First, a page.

Sport’s newsworthiness derives from its financial growth as well as its central role in culture. Football, for example, is a ”media product” for many organizations put vast sums of money into the game to secure live television rights. Football provides the consummate example of personal PR and branding. This is where the worlds of sport and celebrity overlap. The case where PR tends to be a marketing tactic is sponsoring. That is created from a centralised marketing strategy because sponsorship practice is changing to take a more holistic approach linking corporate affairs and marketing communications (including hospitality).
In addition to the business and news value of elite sport and celebrity sports stars there is a vast sports market comprised both of giants that encompass clothing, equipment, footwear and, to some degree fashion, (Nike, Adidas) and niche specialists (De Rosa bikes, Aquaman wetsuits). Such strongly branded companies are highly newsworthy and maybe vulnerable to whistleblowers. Internal and external corporate social responsibilities are vital PR functions. Of course, all such commercial companies require public relations expertise beyond marketing, not least to effect productive employee relations but also to facilitate an understanding of organisational culture and climate and their relationship to organisational vision and mission.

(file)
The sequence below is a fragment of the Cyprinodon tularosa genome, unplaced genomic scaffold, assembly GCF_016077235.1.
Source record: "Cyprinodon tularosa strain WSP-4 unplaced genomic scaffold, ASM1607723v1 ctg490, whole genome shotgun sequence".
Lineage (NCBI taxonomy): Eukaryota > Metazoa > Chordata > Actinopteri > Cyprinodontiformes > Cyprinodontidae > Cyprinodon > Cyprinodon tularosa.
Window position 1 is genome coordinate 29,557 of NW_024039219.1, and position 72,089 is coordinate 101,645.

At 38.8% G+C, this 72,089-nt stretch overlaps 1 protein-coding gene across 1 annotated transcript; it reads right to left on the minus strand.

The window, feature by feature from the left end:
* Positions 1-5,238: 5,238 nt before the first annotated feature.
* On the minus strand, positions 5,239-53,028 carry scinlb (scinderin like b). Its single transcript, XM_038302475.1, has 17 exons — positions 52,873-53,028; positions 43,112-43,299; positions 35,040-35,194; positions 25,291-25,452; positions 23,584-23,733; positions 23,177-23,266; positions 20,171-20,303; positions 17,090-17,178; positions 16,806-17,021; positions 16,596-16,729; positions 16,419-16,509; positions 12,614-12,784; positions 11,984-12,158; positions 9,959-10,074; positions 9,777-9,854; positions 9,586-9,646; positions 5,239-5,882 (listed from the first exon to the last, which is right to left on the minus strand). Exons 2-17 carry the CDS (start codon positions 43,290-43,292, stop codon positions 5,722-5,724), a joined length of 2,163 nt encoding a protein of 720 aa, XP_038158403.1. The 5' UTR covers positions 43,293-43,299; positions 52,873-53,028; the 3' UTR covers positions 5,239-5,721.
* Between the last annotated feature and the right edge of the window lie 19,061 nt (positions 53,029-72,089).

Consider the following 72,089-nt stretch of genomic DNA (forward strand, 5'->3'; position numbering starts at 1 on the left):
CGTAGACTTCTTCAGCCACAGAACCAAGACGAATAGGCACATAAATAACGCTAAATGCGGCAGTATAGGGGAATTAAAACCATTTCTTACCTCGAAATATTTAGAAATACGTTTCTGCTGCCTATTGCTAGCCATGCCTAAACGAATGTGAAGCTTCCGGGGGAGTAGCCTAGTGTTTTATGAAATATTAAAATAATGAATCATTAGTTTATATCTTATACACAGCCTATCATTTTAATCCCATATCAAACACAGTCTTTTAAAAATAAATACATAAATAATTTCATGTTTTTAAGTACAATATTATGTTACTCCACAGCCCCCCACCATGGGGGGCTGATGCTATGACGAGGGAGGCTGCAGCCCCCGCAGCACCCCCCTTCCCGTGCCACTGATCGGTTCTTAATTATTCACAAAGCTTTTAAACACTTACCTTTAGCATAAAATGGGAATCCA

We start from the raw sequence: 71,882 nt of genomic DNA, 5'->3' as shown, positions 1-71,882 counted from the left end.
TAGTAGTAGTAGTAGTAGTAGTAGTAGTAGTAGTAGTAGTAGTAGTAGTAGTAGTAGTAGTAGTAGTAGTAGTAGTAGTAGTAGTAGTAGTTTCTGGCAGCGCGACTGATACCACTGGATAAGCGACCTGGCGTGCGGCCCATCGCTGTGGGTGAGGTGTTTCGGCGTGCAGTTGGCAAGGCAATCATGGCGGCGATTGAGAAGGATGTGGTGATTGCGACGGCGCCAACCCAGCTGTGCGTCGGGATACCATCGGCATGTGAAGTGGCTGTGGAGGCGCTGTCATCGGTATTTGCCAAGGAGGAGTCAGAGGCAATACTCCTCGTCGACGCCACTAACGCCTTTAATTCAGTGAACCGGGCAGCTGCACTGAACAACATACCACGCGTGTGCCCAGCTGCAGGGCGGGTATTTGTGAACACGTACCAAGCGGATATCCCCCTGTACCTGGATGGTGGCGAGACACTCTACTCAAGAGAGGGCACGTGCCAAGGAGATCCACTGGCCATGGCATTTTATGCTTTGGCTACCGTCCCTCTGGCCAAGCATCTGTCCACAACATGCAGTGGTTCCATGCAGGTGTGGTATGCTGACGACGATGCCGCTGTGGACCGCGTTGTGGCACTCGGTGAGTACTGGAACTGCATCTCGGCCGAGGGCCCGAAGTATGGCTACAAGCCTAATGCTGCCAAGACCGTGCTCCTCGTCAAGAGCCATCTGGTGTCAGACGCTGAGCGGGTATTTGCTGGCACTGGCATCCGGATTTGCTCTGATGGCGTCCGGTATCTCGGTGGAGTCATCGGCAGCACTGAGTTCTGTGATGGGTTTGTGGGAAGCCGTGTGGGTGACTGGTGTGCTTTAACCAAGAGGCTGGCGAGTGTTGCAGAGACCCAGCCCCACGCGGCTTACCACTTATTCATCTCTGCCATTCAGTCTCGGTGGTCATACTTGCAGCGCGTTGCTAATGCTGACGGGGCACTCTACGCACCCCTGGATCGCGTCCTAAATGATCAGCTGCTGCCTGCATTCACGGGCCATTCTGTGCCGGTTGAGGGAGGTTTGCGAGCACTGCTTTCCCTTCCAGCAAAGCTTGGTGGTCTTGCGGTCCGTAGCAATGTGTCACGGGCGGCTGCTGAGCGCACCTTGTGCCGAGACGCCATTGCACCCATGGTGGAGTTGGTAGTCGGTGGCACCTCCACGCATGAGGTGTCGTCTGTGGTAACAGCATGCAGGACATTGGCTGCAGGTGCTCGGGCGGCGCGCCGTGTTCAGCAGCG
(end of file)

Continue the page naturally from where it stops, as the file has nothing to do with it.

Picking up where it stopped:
The field of sports PR is wider yet. Sports tourism includes both the promotion of events worldwide to sports-specific fans and holidays which offer sports facilities at a variety of recreational levels and targeted at different markets (family orientated, adventure or ‘adrenaline junkie’, training camp). The importance of the concept of lifestyle should be emphasised as markets and media fragment.
As with any sector in public relations, there are career opportunities in sport in agencies and in-house. One of the important things to bear in mind is that public relations work may be described by another term such as ‘sports direction’ (US term), ‘sports promotion’, ‘sports development’, ‘sponsorship exploitation’, ‘event management’ or ‘sports marketing’. Agencies specialising in the field likewise present themselves in a variety of ways including ‘sports PR’, ‘sports PR and brand building’, ‘brand and event promoting agency’, ‘sponsorship marketing’, ‘brand and events promotion’, and ‘athlete management’.